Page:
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Sonipat – Sites and Sights

What is it about Sonipat and its surrounding areas that speaks of its history? And how does one sight the sites where this is inscribed? With the aim of exploring old places there, Ashoka University’s Centre for Interdisciplinary Archaeological Research commenced a survey in February 2023.1

The surveyed terrain ranges from sites in the floodplain (or ‘khadar’) of the Yamuna river to older alluvial tracts (or ‘bhangar’) in Sonipat district (Haryana) and Baghpat district (Uttar Pradesh) which lies on the eastern side of the river. What we encountered was a hodge podge of archaeological remains that are surviving cheek by jowl in the midst of modern villages and towns, fields and factories. There are ancient mounds which look like low and high hills standing above the flat plains. The ceramics lying on the surface and in eroded sections of such mounds are indicators of their antiquity. There are also pottery scatters in cultivated fields, and there are medieval relics ranging from Mughal ‘kos minars’ (distance markers) to wells. All of this – the archaeological sites and the monuments – gives a first-hand feel of being in the presence of a past going back to the second millennium BCE and continuing into the sixteenth century and later.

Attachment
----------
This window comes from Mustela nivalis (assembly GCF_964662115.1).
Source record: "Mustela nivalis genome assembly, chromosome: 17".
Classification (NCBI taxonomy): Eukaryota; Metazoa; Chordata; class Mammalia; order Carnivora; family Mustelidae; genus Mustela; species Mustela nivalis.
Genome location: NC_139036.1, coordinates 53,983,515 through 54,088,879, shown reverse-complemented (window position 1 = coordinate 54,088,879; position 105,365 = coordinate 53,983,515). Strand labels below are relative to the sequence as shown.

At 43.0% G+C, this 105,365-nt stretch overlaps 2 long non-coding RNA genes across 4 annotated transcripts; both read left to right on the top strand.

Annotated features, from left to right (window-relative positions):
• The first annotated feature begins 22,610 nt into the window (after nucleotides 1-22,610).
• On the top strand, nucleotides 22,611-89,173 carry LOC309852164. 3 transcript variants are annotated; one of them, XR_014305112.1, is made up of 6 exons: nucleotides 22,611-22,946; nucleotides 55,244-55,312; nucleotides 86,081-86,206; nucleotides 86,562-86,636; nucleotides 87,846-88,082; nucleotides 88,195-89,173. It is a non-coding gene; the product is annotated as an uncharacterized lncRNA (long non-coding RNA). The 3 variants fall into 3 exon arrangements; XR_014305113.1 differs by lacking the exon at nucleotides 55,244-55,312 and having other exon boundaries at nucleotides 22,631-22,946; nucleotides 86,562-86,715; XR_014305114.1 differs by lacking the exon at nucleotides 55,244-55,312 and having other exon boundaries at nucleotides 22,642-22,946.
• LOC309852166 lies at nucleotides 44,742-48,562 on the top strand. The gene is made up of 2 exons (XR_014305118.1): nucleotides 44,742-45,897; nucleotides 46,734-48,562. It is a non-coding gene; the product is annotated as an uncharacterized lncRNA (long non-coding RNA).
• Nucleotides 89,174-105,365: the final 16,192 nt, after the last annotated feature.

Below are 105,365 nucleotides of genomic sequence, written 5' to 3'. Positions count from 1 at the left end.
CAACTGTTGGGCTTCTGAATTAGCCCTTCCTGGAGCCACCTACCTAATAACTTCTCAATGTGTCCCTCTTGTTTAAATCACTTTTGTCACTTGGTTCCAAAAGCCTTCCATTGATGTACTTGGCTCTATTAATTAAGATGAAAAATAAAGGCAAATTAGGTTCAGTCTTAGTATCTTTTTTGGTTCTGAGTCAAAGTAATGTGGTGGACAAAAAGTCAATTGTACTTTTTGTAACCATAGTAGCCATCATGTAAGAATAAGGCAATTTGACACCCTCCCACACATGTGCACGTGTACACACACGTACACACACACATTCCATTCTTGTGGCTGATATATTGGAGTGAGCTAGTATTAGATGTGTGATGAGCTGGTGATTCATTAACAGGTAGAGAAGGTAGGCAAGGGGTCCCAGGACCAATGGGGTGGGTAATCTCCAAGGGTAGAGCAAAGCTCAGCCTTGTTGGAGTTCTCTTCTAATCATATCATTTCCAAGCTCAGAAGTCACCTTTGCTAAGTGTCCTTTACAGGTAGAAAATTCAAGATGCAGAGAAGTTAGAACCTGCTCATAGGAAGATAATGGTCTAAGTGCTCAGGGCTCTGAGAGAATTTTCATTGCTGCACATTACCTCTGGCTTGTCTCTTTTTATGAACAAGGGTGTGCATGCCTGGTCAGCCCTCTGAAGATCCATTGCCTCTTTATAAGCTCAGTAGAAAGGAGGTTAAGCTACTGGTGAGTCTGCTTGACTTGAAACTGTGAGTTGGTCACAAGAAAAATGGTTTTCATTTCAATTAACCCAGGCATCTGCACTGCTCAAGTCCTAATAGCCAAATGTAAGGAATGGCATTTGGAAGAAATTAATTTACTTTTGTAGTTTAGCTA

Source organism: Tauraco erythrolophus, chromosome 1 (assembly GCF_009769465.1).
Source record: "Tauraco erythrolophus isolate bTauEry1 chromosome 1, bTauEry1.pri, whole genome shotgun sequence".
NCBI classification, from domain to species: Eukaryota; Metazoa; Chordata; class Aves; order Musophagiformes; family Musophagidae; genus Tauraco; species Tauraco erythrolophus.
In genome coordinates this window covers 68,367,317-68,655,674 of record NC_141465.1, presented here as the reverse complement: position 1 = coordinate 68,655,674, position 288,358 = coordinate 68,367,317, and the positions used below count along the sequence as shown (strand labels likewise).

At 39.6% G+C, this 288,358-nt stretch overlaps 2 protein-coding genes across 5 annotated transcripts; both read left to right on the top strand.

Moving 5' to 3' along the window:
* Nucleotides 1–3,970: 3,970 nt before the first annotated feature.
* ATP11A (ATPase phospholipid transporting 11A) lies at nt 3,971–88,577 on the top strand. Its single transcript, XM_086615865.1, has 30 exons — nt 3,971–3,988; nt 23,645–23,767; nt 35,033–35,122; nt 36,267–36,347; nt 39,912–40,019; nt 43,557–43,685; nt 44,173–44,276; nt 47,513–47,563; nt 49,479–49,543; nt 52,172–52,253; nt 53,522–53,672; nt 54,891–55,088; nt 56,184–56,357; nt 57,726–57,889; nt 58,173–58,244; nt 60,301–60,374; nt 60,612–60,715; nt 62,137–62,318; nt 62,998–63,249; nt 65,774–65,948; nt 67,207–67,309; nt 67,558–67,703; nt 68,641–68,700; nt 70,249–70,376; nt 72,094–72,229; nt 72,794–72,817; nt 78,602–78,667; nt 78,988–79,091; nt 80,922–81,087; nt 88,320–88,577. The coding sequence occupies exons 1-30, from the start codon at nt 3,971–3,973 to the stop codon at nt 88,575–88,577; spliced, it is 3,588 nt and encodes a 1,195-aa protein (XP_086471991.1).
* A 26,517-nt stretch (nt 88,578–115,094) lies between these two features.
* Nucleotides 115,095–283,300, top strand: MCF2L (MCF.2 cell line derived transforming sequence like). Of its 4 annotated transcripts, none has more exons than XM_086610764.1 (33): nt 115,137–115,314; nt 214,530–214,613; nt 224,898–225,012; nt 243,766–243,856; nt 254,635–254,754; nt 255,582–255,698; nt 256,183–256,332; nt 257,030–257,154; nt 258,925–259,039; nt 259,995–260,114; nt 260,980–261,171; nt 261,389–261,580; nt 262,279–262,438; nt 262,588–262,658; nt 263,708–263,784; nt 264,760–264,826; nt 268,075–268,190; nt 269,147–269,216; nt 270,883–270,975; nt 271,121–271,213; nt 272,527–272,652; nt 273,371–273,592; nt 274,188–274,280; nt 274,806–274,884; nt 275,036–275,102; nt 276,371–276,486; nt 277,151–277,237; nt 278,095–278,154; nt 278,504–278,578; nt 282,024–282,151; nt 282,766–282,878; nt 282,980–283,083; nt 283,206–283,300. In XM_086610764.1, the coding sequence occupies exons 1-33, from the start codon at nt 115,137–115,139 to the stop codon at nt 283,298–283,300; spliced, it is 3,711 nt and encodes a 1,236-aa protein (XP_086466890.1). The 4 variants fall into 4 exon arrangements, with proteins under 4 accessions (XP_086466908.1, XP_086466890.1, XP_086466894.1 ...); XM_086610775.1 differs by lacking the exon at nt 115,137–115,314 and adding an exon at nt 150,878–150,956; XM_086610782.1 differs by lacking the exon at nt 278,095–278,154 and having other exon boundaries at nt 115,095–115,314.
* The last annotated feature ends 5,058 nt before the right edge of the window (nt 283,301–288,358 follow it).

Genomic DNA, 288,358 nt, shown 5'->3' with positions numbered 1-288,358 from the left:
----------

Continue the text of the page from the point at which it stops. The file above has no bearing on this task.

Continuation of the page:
Which is the closest archaeological site to Ashoka University?

Seoli, some 3 kilometres from Ashoka University, is a village that is our university’s nearest neighborhood archaeological site. On the edge of Seoli, a mound known as Redaji (and also as Mahal) can be seen. One part of it is destroyed while the segment that has survived is entirely due to its its utility as a place for poop. There is a defecating ground here as also an area that is used for drying and storing cow dung. In the midst of this, what are the archaeological features that can be observed?

The mound itself has an elevation of 3 m at the highest point and is marked by a thick deposit. This may well be an accumulation created by wind-blown sediments. It is the surface of this natural high spot that was occupied by earlier settlers. There are red ware fragments and some with black paintings. Seoli seems to have been settled in medieval times. An earlier survey, though, did reveal early historic remains and that will be examined in future.

Archaeological relics in agricultural fields

Not all old settlements in the Sonipat district have been as fortunate as Seoli. Two places, one on the edge of Qamaspur village and the other near Sisana no longer exist as mounds. These have been levelled and converted into fields. Qamaspur is about 5 kilometres from Ashoka University while Sisana is some 22 kms away. While Qamaspur lies in the active flood plain, Sisana is located on the older alluvium. Both, though, can today be recognized as places of premodern occupation only on the basis of the scatters of pottery there. In fields and in channels dug for irrigation, this is all that remains. The potsherds lie in fields and in fallow areas around them where they keep emerging because of ploughing and rainfall. Such pottery is also observed in dump-like clusters where irrigation water flows through channels.